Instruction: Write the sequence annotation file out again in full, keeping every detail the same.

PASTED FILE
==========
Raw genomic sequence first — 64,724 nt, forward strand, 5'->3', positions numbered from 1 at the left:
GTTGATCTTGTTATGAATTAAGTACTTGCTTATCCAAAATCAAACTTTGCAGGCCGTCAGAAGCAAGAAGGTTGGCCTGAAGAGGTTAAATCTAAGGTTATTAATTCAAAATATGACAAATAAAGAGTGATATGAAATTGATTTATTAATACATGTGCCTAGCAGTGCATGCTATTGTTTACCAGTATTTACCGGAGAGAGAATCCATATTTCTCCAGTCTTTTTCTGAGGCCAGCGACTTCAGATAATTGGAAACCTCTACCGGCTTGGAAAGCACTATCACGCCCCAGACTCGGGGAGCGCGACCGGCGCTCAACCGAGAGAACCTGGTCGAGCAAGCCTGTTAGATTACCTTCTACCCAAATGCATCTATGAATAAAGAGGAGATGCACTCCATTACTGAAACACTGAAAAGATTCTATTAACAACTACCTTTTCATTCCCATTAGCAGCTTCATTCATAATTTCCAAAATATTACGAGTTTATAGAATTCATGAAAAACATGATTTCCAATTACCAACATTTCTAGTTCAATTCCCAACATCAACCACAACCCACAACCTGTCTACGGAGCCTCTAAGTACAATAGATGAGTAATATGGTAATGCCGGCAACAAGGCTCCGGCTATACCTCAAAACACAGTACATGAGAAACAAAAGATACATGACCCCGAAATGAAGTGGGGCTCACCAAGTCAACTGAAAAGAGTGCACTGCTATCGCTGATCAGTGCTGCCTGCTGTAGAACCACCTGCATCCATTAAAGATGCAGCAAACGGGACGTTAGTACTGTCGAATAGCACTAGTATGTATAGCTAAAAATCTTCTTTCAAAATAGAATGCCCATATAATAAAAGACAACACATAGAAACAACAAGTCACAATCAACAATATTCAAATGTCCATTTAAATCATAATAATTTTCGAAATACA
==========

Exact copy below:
Raw genomic sequence first — 64,724 nt, forward strand, 5'->3', positions numbered from 1 at the left:
GTTGATCTTGTTATGAATTAAGTACTTGCTTATCCAAAATCAAACTTTGCAGGCCGTCAGAAGCAAGAAGGTTGGCCTGAAGAGGTTAAATCTAAGGTTATTAATTCAAAATATGACAAATAAAGAGTGATATGAAATTGATTTATTAATACATGTGCCTAGCAGTGCATGCTATTGTTTACCAGTATTTACCGGAGAGAGAATCCATATTTCTCCAGTCTTTTTCTGAGGCCAGCGACTTCAGATAATTGGAAACCTCTACCGGCTTGGAAAGCACTATCACGCCCCAGACTCGGGGAGCGCGACCGGCGCTCAACCGAGAGAACCTGGTCGAGCAAGCCTGTTAGATTACCTTCTACCCAAATGCATCTATGAATAAAGAGGAGATGCACTCCATTACTGAAACACTGAAAAGATTCTATTAACAACTACCTTTTCATTCCCATTAGCAGCTTCATTCATAATTTCCAAAATATTACGAGTTTATAGAATTCATGAAAAACATGATTTCCAATTACCAACATTTCTAGTTCAATTCCCAACATCAACCACAACCCACAACCTGTCTACGGAGCCTCTAAGTACAATAGATGAGTAATATGGTAATGCCGGCAACAAGGCTCCGGCTATACCTCAAAACACAGTACATGAGAAACAAAAGATACATGACCCCGAAATGAAGTGGGGCTCACCAAGTCAACTGAAAAGAGTGCACTGCTATCGCTGATCAGTGCTGCCTGCTGTAGAACCACCTGCATCCATTAAAGATGCAGCAAACGGGACGTTAGTACTGTCGAATAGCACTAGTATGTATAGCTAAAAATCTTCTTTCAAAATAGAATGCCCATATAATAAAAGACAACACATAGAAACAACAAGTCACAATCAACAATATTCAAATGTCCATTTAAATCATAATAATTTTCGAAATACA